When a student is presented with a question like: ‘Why do you think traffic jam takes place frequently in the city of Dhaka? What possible, doable and practical suggestions can you put forward to ease the traffic jam of Dhaka City? Here students will have the scope to utilise their own thought, knowledge and innovative ideas that is creativity. But this question is set in this manner, ‘Shamim came to Dhaka from Barisal city in his last summer vacation. He went to Mirpur Zoo with his cousin. On the way he faced traffic jam. What differences or similarities does he find between Dhaka city and Barisal city?’ This kind of question does not fully talk about the creativity of a student.
What sort of difference has been made through the introduction of creative system in the country in the primary or secondary level calls for extensive observation and true professional research. No authentic research has been conducted on this affair yet. Biased or politically motivated research will not give the exact figure and picture. The project or the ministry must have strong research wing or a third party should be invited to conduct research in the greater interest of the nation.
What percentages of teachers have formed transparent idea about this system? Research should be conducted on this issue whether the existing teachers in the secondary level are competent enough to teach the topics creatively, develop creative questions and assess the creativity of the students either through formative assessment or summative assessment. Very irregular and scattered observations have been made sometimes by the monitoring team of any project or by some newspaper journalists. This actually does not reflect the whole truth of the story.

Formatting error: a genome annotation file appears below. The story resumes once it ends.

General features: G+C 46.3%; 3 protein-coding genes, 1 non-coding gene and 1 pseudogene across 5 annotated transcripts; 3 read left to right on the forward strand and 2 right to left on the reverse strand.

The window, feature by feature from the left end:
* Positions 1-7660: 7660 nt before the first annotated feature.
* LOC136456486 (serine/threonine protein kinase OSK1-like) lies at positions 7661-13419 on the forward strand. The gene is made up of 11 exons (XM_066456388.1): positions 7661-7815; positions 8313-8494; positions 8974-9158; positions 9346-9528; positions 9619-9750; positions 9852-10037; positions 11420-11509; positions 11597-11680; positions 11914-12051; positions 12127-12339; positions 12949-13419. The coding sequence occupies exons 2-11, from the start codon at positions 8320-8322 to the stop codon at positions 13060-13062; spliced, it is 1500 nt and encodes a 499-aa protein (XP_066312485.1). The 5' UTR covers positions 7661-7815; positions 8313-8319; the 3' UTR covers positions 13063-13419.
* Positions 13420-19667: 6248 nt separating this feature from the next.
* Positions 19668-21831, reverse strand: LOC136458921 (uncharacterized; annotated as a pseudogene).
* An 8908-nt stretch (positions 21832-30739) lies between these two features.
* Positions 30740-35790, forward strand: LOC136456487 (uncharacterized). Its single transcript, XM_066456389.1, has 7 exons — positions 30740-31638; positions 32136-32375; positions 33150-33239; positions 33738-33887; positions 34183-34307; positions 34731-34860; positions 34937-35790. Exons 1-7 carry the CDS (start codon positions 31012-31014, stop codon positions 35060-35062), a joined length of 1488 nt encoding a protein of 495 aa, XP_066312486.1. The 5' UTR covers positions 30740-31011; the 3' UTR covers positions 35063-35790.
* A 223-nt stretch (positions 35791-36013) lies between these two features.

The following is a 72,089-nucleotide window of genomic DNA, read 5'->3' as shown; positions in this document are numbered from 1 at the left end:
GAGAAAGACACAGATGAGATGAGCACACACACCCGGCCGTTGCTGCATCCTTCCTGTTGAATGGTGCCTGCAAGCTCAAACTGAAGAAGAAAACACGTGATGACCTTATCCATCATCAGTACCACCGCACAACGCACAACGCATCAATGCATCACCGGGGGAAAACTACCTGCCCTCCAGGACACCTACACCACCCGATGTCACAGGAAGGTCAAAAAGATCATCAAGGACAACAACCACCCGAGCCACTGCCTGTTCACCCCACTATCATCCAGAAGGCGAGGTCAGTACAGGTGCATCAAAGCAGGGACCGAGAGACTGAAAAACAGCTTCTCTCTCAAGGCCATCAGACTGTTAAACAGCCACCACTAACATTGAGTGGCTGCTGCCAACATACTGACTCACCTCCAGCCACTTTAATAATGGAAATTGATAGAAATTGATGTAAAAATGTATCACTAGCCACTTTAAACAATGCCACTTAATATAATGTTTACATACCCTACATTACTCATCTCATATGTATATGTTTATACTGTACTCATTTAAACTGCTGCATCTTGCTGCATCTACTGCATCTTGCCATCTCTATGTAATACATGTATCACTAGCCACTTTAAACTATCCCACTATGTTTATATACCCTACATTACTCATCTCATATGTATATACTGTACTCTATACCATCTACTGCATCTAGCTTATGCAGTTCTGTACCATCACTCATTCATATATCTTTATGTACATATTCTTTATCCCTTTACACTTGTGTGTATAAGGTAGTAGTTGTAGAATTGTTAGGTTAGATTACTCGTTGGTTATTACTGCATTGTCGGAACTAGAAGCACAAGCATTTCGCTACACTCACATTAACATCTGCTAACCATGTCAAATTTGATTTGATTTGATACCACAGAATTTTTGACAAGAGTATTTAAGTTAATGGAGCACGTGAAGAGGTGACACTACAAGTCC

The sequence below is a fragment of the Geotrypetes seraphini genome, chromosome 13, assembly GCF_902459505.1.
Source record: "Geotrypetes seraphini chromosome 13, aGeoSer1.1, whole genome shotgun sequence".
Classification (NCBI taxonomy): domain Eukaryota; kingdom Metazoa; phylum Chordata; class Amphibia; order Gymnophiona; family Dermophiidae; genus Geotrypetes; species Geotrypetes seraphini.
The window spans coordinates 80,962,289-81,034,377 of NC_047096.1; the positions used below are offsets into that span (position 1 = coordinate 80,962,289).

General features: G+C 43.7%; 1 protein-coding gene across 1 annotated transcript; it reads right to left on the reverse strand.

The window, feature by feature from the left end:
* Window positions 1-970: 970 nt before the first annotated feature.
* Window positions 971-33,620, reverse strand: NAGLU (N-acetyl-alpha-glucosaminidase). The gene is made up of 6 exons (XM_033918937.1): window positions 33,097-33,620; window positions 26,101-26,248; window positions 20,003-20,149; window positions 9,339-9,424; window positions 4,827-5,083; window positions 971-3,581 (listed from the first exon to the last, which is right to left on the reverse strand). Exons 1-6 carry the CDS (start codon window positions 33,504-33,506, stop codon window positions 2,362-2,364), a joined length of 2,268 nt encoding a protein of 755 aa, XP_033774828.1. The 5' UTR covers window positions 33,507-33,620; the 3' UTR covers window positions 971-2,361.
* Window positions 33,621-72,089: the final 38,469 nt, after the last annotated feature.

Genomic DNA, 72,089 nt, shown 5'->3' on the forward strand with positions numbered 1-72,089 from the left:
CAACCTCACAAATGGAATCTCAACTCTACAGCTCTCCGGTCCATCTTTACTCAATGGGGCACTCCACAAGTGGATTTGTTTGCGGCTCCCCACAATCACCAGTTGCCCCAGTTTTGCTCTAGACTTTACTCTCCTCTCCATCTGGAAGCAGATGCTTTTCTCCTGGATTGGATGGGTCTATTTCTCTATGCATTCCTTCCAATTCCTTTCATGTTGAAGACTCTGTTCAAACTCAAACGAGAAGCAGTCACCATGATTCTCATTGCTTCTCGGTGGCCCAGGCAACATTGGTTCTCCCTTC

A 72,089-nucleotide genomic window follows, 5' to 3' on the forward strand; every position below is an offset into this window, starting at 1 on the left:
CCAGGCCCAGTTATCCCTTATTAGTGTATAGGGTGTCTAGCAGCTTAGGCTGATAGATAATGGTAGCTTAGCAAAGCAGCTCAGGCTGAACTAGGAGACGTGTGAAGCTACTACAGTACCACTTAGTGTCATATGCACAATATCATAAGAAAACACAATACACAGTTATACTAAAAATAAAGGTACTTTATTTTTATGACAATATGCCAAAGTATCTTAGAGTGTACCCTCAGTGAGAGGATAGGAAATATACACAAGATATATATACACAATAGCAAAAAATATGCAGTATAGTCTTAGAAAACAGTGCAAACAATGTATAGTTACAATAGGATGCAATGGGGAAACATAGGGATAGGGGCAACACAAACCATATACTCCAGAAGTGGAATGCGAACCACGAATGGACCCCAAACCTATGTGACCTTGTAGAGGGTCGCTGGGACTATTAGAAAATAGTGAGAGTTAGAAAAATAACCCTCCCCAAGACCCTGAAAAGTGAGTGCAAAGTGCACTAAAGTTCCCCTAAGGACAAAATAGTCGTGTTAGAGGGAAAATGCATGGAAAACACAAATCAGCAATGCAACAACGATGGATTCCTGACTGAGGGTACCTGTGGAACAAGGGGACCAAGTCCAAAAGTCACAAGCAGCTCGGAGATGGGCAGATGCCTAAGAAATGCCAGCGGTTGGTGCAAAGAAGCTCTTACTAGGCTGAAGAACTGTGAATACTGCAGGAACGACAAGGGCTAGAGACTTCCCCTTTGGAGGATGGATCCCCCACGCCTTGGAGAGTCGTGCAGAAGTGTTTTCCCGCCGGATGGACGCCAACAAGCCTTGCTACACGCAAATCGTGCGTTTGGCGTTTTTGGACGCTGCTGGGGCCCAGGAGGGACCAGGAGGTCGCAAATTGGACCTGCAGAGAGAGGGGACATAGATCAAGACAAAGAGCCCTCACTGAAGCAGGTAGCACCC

Things must be considered and reviewed whether the way and method the government used to bring the teachers under ‘creative system training program’ were suitable to bring more or less five hundred thousand secondary level teachers. The teachers also have some responsibilities so that they can grasp the system well. Only government training cannot ensure all the teachers sound idea about this system.
Examination questions both internal and public examinations should also be considered and analysed to see whether they really reflect the ‘creative system’. It is a must whether the question paper really reflects creativity of the students and a sound suggestion and recommendation should be made by a professional group. Questions are framed, trimmed and controlled in the name of creativity that should not be allowed to continue for the real betterment of our future generation. A portion of the country or area should be brought under survey or research rigorously to gauze the reasons whether the existing creative system really gives benefit to the students and our education system. The sample should be chosen very carefully so that it can give the real picture of this field and the authorities can take necessary measures. The sooner it could be done, the better.
The writer works for BRAC Education Program and formerly taught in Cadet Colleges, Rajuk College and BOU.